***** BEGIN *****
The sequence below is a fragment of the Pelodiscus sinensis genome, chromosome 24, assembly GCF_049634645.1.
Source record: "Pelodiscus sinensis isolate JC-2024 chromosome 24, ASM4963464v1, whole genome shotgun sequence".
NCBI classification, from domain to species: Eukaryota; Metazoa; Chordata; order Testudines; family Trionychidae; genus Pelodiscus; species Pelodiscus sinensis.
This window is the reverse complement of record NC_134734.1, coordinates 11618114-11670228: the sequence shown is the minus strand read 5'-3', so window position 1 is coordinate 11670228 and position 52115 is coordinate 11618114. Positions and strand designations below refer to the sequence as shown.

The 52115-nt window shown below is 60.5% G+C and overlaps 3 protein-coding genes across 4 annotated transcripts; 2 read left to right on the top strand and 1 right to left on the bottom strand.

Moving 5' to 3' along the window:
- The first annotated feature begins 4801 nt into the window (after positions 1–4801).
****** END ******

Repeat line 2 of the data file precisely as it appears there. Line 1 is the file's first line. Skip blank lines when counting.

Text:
Source record: "Pelodiscus sinensis isolate JC-2024 chromosome 24, ASM4963464v1, whole genome shotgun sequence".